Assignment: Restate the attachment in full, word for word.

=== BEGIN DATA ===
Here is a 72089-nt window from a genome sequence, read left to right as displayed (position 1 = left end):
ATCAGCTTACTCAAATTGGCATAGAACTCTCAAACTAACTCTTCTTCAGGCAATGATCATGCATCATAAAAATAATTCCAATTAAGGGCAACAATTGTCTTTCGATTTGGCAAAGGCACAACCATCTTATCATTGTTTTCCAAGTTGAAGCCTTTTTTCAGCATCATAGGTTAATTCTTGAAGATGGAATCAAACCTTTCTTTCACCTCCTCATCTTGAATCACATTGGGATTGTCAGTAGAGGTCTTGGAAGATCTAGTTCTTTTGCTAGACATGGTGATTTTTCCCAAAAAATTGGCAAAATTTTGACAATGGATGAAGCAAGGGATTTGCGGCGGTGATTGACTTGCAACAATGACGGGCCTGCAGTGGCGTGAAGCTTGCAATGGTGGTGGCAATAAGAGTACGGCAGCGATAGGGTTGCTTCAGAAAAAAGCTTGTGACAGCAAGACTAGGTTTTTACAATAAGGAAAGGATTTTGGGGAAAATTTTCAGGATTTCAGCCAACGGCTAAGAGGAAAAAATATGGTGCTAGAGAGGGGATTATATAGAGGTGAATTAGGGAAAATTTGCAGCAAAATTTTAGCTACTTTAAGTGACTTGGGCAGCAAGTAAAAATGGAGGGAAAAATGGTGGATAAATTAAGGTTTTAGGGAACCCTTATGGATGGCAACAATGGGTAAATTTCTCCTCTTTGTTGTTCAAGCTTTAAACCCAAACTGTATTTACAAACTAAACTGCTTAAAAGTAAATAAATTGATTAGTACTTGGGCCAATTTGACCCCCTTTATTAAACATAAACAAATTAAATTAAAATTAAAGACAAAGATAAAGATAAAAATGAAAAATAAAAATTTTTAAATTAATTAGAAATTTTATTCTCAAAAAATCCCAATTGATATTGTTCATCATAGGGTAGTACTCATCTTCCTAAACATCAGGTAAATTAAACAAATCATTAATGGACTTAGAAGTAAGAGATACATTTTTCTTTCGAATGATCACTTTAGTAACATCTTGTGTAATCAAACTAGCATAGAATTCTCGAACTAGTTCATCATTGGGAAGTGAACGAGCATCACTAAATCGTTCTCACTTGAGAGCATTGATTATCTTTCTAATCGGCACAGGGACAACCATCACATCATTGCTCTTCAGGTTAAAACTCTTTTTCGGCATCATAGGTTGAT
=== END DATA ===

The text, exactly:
Here is a 72089-nt window from a genome sequence, read left to right as displayed (position 1 = left end):
ATCAGCTTACTCAAATTGGCATAGAACTCTCAAACTAACTCTTCTTCAGGCAATGATCATGCATCATAAAAATAATTCCAATTAAGGGCAACAATTGTCTTTCGATTTGGCAAAGGCACAACCATCTTATCATTGTTTTCCAAGTTGAAGCCTTTTTTCAGCATCATAGGTTAATTCTTGAAGATGGAATCAAACCTTTCTTTCACCTCCTCATCTTGAATCACATTGGGATTGTCAGTAGAGGTCTTGGAAGATCTAGTTCTTTTGCTAGACATGGTGATTTTTCCCAAAAAATTGGCAAAATTTTGACAATGGATGAAGCAAGGGATTTGCGGCGGTGATTGACTTGCAACAATGACGGGCCTGCAGTGGCGTGAAGCTTGCAATGGTGGTGGCAATAAGAGTACGGCAGCGATAGGGTTGCTTCAGAAAAAAGCTTGTGACAGCAAGACTAGGTTTTTACAATAAGGAAAGGATTTTGGGGAAAATTTTCAGGATTTCAGCCAACGGCTAAGAGGAAAAAATATGGTGCTAGAGAGGGGATTATATAGAGGTGAATTAGGGAAAATTTGCAGCAAAATTTTAGCTACTTTAAGTGACTTGGGCAGCAAGTAAAAATGGAGGGAAAAATGGTGGATAAATTAAGGTTTTAGGGAACCCTTATGGATGGCAACAATGGGTAAATTTCTCCTCTTTGTTGTTCAAGCTTTAAACCCAAACTGTATTTACAAACTAAACTGCTTAAAAGTAAATAAATTGATTAGTACTTGGGCCAATTTGACCCCCTTTATTAAACATAAACAAATTAAATTAAAATTAAAGACAAAGATAAAGATAAAAATGAAAAATAAAAATTTTTAAATTAATTAGAAATTTTATTCTCAAAAAATCCCAATTGATATTGTTCATCATAGGGTAGTACTCATCTTCCTAAACATCAGGTAAATTAAACAAATCATTAATGGACTTAGAAGTAAGAGATACATTTTTCTTTCGAATGATCACTTTAGTAACATCTTGTGTAATCAAACTAGCATAGAATTCTCGAACTAGTTCATCATTGGGAAGTGAACGAGCATCACTAAATCGTTCTCACTTGAGAGCATTGATTATCTTTCTAATCGGCACAGGGACAACCATCACATCATTGCTCTTCAGGTTAAAACTCTTTTTCGGCATCATAGGTTGAT